However, there remains the question of why a derelict ship was discovered on LV-426 carrying eggs. Could it be that this was a simple transport that was hauling eggs for the sake of the war effort? If so, then the most likely scenario would be that the pilot became infected accidentally and crashed into the planet, programming the ship to send out a distress signal before his untimely demise. However, we won’t know that for sure until the new movie comes out (see below!)

3. Xenomorph Prime:
According to various sources, the Xenomorph homeworld is a hostile planet named Proteus.  Much like LV-426, it boasts a cold and harsh climate that is rife with volcanoes and turbulent wind storms. According to one theory, the planet is not the actual source of the Xenomorph species, but was used as a storage house by the Space Jockeys to contain and breed them.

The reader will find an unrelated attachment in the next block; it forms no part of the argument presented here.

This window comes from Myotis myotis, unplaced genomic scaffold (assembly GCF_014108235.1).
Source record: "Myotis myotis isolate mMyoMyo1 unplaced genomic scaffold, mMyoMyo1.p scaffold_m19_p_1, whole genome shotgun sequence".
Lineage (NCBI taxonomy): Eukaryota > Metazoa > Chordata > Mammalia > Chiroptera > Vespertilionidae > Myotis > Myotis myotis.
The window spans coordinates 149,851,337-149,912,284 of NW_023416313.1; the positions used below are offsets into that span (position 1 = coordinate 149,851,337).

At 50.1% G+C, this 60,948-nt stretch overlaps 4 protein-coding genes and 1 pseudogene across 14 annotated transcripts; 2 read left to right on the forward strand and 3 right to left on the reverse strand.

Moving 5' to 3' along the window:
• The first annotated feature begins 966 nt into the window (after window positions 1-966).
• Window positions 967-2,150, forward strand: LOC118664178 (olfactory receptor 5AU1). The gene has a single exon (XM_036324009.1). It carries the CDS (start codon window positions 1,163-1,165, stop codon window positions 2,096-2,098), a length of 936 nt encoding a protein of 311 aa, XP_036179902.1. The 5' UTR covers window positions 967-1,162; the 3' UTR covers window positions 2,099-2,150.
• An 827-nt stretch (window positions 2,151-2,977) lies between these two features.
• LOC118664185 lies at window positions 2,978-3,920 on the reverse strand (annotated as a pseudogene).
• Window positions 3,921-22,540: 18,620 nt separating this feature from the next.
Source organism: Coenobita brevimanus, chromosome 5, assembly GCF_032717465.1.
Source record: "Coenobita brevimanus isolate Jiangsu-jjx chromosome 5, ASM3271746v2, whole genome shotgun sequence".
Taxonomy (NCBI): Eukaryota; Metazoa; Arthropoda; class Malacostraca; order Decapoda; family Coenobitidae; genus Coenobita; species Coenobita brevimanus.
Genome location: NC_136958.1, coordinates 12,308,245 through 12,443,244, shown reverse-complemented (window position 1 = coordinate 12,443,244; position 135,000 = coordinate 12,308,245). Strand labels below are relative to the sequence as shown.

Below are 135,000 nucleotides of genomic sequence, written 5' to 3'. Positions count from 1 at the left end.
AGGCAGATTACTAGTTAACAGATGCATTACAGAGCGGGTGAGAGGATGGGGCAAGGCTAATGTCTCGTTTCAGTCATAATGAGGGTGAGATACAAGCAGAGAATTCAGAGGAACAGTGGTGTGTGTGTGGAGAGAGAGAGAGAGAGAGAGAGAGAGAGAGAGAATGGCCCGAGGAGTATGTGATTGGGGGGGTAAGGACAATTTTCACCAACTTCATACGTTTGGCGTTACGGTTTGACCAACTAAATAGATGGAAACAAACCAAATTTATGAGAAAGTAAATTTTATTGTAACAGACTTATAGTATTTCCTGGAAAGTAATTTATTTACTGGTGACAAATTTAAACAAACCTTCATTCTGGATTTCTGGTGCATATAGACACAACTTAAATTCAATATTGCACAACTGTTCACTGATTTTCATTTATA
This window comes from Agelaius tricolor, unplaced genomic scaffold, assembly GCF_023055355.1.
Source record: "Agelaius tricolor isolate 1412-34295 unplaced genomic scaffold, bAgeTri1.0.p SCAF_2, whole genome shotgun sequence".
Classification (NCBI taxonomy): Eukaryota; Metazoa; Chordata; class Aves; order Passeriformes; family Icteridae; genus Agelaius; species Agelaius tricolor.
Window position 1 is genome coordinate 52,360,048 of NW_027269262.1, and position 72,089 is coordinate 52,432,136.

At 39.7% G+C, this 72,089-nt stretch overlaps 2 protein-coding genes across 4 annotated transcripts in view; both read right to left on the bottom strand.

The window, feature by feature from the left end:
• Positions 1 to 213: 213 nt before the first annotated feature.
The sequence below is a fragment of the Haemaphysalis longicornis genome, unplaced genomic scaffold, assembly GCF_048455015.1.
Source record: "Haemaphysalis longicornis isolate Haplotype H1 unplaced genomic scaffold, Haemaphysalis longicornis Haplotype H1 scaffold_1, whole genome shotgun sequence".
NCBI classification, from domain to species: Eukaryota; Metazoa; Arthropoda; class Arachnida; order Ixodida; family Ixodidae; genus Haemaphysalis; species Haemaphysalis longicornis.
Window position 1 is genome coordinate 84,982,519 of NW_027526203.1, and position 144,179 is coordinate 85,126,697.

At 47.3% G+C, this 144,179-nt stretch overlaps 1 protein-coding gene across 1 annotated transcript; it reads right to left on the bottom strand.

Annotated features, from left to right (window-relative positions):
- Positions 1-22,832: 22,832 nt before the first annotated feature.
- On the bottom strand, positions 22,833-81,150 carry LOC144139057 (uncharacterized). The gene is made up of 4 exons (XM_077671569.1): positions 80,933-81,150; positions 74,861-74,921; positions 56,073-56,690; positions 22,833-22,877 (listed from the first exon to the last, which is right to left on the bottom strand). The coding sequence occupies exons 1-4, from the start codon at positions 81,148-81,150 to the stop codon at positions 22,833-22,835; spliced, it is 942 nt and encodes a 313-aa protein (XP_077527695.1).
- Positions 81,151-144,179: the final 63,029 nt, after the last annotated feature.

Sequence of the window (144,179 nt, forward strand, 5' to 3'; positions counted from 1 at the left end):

The exact source of this info is unclear, but in the 2010 AvP video game, things end with Weyland Yutani discovering the location of their homeworld. This would seem to indicate that it will be revealed and/or detailed in the sequel. Also, the info on Proteus (as it stands) is clearly linked to the theory that the Space Jockeys were responsible for the creation of the Xenomorphs, so I can only assume that it came up in one of the AvP comics or novels.

Prometheus:
In the course of learning all this, I also came to learn that Ridley Scott has been dropping some serious hints of late. Apparently, the concept of the Space Jockeys, the Xenomorph homeworld, and the link between the two species will be explored at some length in the upcoming movie, Prometheus. For those who don’t know, this upcoming movie is a prequel to the Alien franchise where the crew of an Earth starship discover the derelict years before the Nostromo. Originally, I was planning on avoiding it. But successive previews and all the promised explanations are starting to get to me. Coming to theaters this summer, people!